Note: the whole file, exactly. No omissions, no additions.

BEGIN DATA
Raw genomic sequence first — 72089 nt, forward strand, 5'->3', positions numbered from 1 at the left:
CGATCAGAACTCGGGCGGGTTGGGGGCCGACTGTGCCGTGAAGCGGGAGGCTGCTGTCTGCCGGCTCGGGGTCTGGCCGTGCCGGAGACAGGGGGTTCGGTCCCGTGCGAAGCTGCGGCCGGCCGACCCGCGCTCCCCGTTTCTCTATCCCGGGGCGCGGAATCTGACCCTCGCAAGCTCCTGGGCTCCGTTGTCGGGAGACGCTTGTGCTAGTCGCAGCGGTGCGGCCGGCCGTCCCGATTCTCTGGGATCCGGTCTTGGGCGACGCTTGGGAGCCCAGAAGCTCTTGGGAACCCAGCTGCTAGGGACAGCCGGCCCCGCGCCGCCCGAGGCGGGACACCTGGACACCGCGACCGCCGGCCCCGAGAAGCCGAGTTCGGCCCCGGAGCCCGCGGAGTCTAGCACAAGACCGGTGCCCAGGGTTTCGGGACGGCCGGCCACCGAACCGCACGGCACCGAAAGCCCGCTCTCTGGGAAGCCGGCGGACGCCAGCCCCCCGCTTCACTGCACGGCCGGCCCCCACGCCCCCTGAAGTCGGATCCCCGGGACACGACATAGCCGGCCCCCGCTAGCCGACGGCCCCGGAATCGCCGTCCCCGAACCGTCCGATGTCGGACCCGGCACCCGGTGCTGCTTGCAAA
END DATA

Raw genomic sequence first — 72089 nt, forward strand, 5'->3', positions numbered from 1 at the left:
CGATCAGAACTCGGGCGGGTTGGGGGCCGACTGTGCCGTGAAGCGGGAGGCTGCTGTCTGCCGGCTCGGGGTCTGGCCGTGCCGGAGACAGGGGGTTCGGTCCCGTGCGAAGCTGCGGCCGGCCGACCCGCGCTCCCCGTTTCTCTATCCCGGGGCGCGGAATCTGACCCTCGCAAGCTCCTGGGCTCCGTTGTCGGGAGACGCTTGTGCTAGTCGCAGCGGTGCGGCCGGCCGTCCCGATTCTCTGGGATCCGGTCTTGGGCGACGCTTGGGAGCCCAGAAGCTCTTGGGAACCCAGCTGCTAGGGACAGCCGGCCCCGCGCCGCCCGAGGCGGGACACCTGGACACCGCGACCGCCGGCCCCGAGAAGCCGAGTTCGGCCCCGGAGCCCGCGGAGTCTAGCACAAGACCGGTGCCCAGGGTTTCGGGACGGCCGGCCACCGAACCGCACGGCACCGAAAGCCCGCTCTCTGGGAAGCCGGCGGACGCCAGCCCCCCGCTTCACTGCACGGCCGGCCCCCACGCCCCCTGAAGTCGGATCCCCGGGACACGACATAGCCGGCCCCCGCTAGCCGACGGCCCCGGAATCGCCGTCCCCGAACCGTCCGATGTCGGACCCGGCACCCGGTGCTGCTTGCAAA